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I love how every cake you do is better than the last—you're getting very good at making them quickly... I really think the dragon turned out beautifully and I can't wait to see what you do next now that you're working with fondant.
Jeneni Thank you!
Kaffinated Ah...it's a classic...and thank you. I've actually played with posemaniacs a bit but I tend not to want the quick sketches to ever see the light of day once I'm done.
So I've been a bum and haven't updated. Luckily I started figure painting class with Jeneni today. Here's Jeneni's first progress shot. Below is the start of mine. I'm angry with it and am thinking about starting over next week. But I'll decide that then, after I've avoided looking at it for a while. Does feel good to pick up oils after about two years though.
Last edited by Zombunny27; September 17th, 2008 at 08:42 AM.
I definitely don't think you should scrap it... there will be other models and you'll get a chance to start differently and I think it will be a good opportunity to look at your progress by the end. Anyway, I really love the sense of weight you captured, she looks very relaxed like she's leaning into the pose. I really love the skin tone you've got (which I have to say looks even better in person because you can really see the soft subtle pinks and the white looks very beautiful and creamy).
Don't have analyze-have fun and learn from mistakes! And I'll try to keep it in mind too!
Jeneni Thanks. It's totally different looking at them on the computer, allows a little more seperation from the work. Hopefully with class tonight I'll completely forget about this piece and see it through fresh eyes next week. If not, I have more canvas...hehe.
So I submitted a sword design for colosseum-game's contest. I was a little frustrated that I submitted it on the due date and then they extended the contest. I didn't get to smooth out the lines and try to give them weight or lightness as it were. Ah well, still fun to do...I tried to mimick the style of their sword samples.
Just found out I got honourable mention...yep.
Last edited by Zombunny27; September 17th, 2008 at 02:21 PM.
So I had my first Drawing II class at Fleisher tonight. We're working a little to big for me to scan, and my camera needs a good charge but I want to get those up here to see if I'll make any improvements in 15 weeks.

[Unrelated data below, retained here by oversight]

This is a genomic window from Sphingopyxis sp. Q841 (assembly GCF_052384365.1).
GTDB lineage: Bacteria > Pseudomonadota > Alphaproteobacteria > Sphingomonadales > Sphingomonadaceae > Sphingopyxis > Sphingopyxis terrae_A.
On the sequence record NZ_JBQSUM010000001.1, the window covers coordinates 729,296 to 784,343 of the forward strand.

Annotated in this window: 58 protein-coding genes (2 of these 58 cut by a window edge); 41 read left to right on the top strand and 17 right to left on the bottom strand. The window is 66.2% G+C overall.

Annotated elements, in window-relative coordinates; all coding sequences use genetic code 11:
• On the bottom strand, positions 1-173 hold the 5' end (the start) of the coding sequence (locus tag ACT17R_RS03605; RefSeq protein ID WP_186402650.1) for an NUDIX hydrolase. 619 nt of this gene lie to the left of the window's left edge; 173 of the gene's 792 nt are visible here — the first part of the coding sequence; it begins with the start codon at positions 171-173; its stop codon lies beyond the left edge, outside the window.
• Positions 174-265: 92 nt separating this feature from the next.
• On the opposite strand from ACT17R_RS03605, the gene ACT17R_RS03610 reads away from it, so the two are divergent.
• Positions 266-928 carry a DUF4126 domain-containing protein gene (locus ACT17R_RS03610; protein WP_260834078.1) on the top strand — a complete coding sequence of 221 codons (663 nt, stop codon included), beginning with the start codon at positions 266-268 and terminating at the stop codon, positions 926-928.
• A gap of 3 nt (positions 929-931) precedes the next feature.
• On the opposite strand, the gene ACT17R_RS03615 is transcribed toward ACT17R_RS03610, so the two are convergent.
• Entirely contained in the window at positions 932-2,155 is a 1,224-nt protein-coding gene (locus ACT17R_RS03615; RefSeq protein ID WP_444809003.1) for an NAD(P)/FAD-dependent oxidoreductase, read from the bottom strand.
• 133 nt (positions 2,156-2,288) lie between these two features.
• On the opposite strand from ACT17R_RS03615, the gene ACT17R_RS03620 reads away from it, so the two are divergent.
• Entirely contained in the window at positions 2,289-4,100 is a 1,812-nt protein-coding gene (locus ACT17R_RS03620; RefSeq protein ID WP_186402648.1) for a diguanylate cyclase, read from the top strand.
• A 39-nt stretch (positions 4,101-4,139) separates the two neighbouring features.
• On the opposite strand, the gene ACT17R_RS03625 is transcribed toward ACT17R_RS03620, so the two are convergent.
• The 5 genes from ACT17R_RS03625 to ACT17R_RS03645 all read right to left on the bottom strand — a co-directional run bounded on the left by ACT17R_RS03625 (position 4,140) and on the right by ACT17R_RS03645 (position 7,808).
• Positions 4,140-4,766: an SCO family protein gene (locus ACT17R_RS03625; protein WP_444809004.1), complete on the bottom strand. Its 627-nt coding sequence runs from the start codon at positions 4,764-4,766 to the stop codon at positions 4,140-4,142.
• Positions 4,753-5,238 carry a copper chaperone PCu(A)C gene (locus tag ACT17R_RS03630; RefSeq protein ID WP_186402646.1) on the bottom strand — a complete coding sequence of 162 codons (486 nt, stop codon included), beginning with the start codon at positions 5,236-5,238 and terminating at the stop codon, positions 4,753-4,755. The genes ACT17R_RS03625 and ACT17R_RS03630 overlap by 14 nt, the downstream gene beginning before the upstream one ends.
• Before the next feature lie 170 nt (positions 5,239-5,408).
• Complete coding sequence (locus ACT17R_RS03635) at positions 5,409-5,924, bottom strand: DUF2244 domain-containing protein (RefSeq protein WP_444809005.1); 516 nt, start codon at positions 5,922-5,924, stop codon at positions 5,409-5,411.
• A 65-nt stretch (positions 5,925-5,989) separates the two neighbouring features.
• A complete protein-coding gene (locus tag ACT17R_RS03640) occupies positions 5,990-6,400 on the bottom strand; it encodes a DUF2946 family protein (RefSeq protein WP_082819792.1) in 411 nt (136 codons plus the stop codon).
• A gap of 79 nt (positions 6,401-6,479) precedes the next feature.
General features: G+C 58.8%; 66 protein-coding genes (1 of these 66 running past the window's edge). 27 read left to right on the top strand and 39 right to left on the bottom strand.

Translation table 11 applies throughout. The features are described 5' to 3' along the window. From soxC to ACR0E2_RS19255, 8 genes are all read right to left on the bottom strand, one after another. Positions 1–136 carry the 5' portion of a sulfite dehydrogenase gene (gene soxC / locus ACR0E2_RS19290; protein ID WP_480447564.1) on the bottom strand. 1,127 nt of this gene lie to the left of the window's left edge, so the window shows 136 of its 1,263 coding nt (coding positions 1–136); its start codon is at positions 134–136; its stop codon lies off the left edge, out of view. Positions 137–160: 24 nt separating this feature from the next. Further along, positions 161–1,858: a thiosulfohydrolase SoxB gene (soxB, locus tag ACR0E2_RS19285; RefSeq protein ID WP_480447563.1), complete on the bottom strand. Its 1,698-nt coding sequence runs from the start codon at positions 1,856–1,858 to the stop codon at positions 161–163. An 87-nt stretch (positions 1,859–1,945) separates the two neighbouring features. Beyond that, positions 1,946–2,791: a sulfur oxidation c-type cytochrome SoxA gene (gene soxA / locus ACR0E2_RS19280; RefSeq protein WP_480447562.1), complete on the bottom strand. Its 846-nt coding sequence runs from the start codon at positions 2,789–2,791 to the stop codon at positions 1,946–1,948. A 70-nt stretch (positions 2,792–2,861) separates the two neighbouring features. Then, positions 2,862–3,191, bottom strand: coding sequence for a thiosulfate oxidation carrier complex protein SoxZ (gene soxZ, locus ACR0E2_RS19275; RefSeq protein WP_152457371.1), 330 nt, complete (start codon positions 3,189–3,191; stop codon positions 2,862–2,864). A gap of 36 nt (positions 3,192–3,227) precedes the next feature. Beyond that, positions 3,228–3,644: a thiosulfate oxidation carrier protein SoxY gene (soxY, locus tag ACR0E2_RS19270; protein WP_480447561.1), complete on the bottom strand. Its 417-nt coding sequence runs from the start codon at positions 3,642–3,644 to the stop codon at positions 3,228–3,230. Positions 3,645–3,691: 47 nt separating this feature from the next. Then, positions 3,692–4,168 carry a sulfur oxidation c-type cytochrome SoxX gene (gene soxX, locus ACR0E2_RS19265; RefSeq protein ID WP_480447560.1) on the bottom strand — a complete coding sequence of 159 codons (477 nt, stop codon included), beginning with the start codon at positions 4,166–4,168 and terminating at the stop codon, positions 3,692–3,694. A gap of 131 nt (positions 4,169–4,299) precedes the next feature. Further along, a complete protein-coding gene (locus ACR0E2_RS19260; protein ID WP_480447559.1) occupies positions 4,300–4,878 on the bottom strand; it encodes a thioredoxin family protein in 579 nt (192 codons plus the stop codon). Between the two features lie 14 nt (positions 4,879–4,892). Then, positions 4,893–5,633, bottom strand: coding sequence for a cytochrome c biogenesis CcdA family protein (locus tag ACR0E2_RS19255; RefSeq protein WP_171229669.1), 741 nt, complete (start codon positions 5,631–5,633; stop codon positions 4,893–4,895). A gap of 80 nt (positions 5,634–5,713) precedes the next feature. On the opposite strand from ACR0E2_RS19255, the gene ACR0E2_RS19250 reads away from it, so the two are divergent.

For now, here are some sketches I did before class referenced from a ballet book I have. I forgot how small the pictures were when I took it along, practically had my nose on the page trying to see. The one foot is huge...haha definitely got distracted on that last one.
Last edited by Zombunny27; September 17th, 2008 at 11:21 PM.
Just wanted to say that the bottom dancer's kicking foot is really big. Just keep up the studies-- when I first studied torsos, I just found as many photos as I could, and timed myself to see how long it took to draw each one. (The time thing might be irrelevant, but I do suggest focusing on certain parts in addition to drawing the whole body).
eminkey2003Yea, I noticed the foot was huge but forgot to fix it til after the scan. Thank you.
katinki Thanks for the interest. I have painting class tomorrow so hopefully there will be an improved update.
So I just did this quick and dirty Degas study with oil pastel. I have never tried to do anything with oil pastel besides nonsensical scribble so I honestly have no idea how I'm supposed to use them. Heck I don't really know how to work in any color medium that's not paint. Ah...tangent...
Hey! Great start.
I think you might do more studies of muscles.
I find Stephen Rogers Peck (Atlas of the Human Anatomy for the Artist) a great resource. The magnificent rendering helps to grasp what's going on and also, the subtlety(sp) of the forms that the muscles create shows beautifully in the drawings. It's not really a guidline/system for constructing the body, as Loomis is for example, though.
But you probably have that Bridgman and the Loomis pdf.s around already (if not, go! Get them. )
Your proprtions seem good and the skintones on that studies are really, really well done. Probably lacks some contrast, but anyhoo.
Hey, thanks for swingin' by my sketchbook.
A bit of advice: Don't just start your drawing from one point on your page and start working out from there. It looks like that's what you're doing, though it is a bit hard to tell. What really helps is to start lightly sketch out the general shapes of what your drawing, and make sure they are correctly proportioned/placed. Usually I do this with fairly straight lines, and make boxy shapes, less worrying about the small things and more looking at the overall angles and directions. After this you can go back with more details. Always work from big to small, get the big things in place, and right, and it's easier to set the small things into them.
I find doing that helps alot when doing anatomy studies, such as Bridgman or Loomis. That way you have a "guide" to draw on top of so you don't end up with horribly skewed/misproportioned drawings (hopefully).
I hope you can learn something useful from my advice, but probably the best thing I can tell you is to keep drawing. So keep drawing.
Hey there! Get posting! I would suggest just loosening up when you do your figure studies, I found I did much better work when I relaxed and just draw without thinking about it too much. With enough (SO SO MUCH) practice it will get easier.